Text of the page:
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From New York to Paris.
France, by rail, is the dream
of a French engineer, M. LoiCO,
de Lobel. The idea Is by no
means a new one, und If. Lo
bel Is confident that within
four years, certainly not much
longer than that it will I>«> DOS
Bible to step into a Pullman
coach at New York and go
through to Purls wll hou t
change of cars. That the proj
ect Involves the construction ol
a tunnel under Bearing Strait-
thirty-eight miles long, does not appear to If, Lobel an
Insurmountable obstacle. M. Lobel claims to have Inter
ested Americans. English and European capital In the en
terprise, and an advisory committee of American nnd Cana
dian euglneers has been appointed to look after the Inter
ests of the project on this side of the Atlantic.
The idea of nn nil-rail route from New York to Tnrls
originated with M. Lobel seven years ago. As a member
of the Paris Geographical Society he Halted Alaska bnck
In 1808, and the feasibility of the Trans-Alaska -Siberian
Hallway, ns the projected road is known, occurred to him.
He Studied the geology and climate of the country, made
foundings of Hehring Straits, which It is proposed to tun
nel, and since then has devoted his entire time to the pro
motion of the enterprise.
At the point where his rails would reach the water In
Alaska nt Cape Prince Of Wales, and Cape Siberia nt Enst
Cape, the Hehring Strnlt Is only thirty-six miles wide. Tho
chances of successful ferriage across the water were long
under discussion, while even a gigantic bridge was sug
gested to joint the two continents. These pinna, however,
did not seem to meet the favor of many of the engineers
he hnd consulted, and then M. de Lobel conceived the idea
of a tunnel under the straits, nnd this has been deemed,
after investigation, entirely practicable.
Naturally the most difficult part of the project will be
the construction of the tunnel, but the best sense of the
engineers is that this work can be accomplished. The
IF I MIGHT SING.
If I might slr.g for you ns waters sing
In gashing melodies, or as the birds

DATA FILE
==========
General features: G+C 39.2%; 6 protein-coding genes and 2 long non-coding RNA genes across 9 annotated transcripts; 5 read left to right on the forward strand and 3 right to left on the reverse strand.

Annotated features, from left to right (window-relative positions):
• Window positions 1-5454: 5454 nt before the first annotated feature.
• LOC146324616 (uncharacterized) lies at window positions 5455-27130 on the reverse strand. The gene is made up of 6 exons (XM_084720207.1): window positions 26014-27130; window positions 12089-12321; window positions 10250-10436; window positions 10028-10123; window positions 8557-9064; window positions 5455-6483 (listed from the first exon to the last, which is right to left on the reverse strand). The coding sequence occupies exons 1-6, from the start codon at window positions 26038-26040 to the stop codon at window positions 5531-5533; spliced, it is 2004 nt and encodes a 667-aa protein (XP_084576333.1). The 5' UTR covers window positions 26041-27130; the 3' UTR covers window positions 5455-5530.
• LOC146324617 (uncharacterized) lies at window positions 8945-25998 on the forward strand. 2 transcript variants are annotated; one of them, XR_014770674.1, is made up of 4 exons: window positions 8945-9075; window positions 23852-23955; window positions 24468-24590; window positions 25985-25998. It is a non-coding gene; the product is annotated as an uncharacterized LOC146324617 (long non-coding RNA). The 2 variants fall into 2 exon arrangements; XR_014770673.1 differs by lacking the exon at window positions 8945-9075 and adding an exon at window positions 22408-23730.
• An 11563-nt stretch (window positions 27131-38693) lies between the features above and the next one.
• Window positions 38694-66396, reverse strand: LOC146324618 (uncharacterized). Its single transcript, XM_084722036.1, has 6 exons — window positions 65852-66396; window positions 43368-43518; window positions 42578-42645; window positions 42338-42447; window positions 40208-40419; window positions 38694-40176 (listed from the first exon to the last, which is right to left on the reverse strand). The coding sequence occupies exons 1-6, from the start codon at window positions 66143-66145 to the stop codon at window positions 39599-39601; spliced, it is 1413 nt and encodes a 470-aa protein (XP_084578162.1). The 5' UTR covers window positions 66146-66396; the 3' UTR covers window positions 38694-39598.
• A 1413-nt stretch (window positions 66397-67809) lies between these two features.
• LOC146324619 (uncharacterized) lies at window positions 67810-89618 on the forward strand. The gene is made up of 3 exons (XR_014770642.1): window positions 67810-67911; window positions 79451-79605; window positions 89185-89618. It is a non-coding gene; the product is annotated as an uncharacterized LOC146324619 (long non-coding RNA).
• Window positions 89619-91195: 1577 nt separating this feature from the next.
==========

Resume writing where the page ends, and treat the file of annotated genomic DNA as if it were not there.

Whose rapture sours on free, unfettered
If from my life might spring
One song uiitramiiu-led of the net of
Then might I praise you ns my heart
Nor grieve though song should leave me
dumb through nftcrdays.
If I might breathe your beauty into eons.
The singing stars would tarry into flight
To hearken, dreaming that dentil's nu-
Enthroned on earth so long.
Was scattered by the everlasting light,
And earth new winged with singing and
As when exultant she from out of chaos
—Pall Mull Gazette.
II SPIRIT IN FLESH
rrpHE SENATOR was cozy In one
jV~ of the secluded Oriental cornon
of Mrs. Aldt'ii a large reception
room. Reside him seemed to float an
intangible, indetlnable white mist.
Was It a dream, or was It reality '!
Dare he reach out his hand to grasp
it, or would it at his gentlest touch
softly melt away? Now It seemed for
the moment to be resting lightly,
breatJblessly, a mass of gold, a flush
of pink, poised on shoulders, glistening
'—gleaming—which seemed to rise
from endless billows of misty white.
Mrs. Hardy hud Introduced them
only a few moments before, and had
fumbled her name. Mrs. Hardy always
fumbled names. He wondered what It
was. Indeed, so eager had he been
to learn that when he found himself
cornered with the young woman he
was (julte calm In face of such calam
ity. The Senator avoided young crea
tures usually, but this one was differ
ent from all the rest. Already they
■were chatting and laughing. "gOMlp
ing,".,smiled the Senator to himself,
"like two "id women." He couldn't
remember that he had ever been guilty
of such conduct before.
They discussed each woman In turn
as they peered at them from behind
the curtain, where they sat. Mrs. Al
den's gown, Mrs. Rradway's hair, Mrs.
Hrowu's Jewels. Those jewels, she said,
were worth an enormous sum.
"How much?" asked the practical
She breathed, almost reverently, a
"How would you feel with all thnt
on you? '
"Uni-um!" came the erratic answer
through closed lips.
lie turned aiid looked at her, slow
ly, shaking his head.
"No, never; that would make you.
then, a little like the rest of them—
They were peeping again.
"I wonder where the authoress,
Miia Mitford, Is? 1 hold the evening to
dread because of her."
"Why?" she asked.
"Ob. these spinster writers always
corner and bore us to death, with—
ethics, philosophy and what not— they
■want the Inside working of this and
that—you would not understand—
they're a great nuisance," he sighed.
A gleam of seriousness came Into the
heavily lidded blue eyes.
-■ "la seems," she said slowly, "as it
i Alaskan coasts lie the Diomede Islands. There are two of
• tlit>in and the larger It Is claimed Will permit of the division
• of the tunnel into two sections of nearly equal length. There
• nlso, It is expected, they can erect works necessary during
• construction as well us n motive power plant for moving
trains either by electricity or compressed nir nnd nlso for
i ventilation of the tunnel.
Including tho approaches, the tunnel will lie about thir
ty-eight miles Jn length, nnd this with the 8,800 miles of
i railroad which they propose constructing In Siberln nnd the
1,2(i0 they Intend building In Alaska, will go to ninke up
i the Trans-Alaskan-Siberian Railroad. The rood will con
nect In Siberia with the Trans-Siberian road nt Irkutsk,
while the Alaskan road will pass through Council City, Xu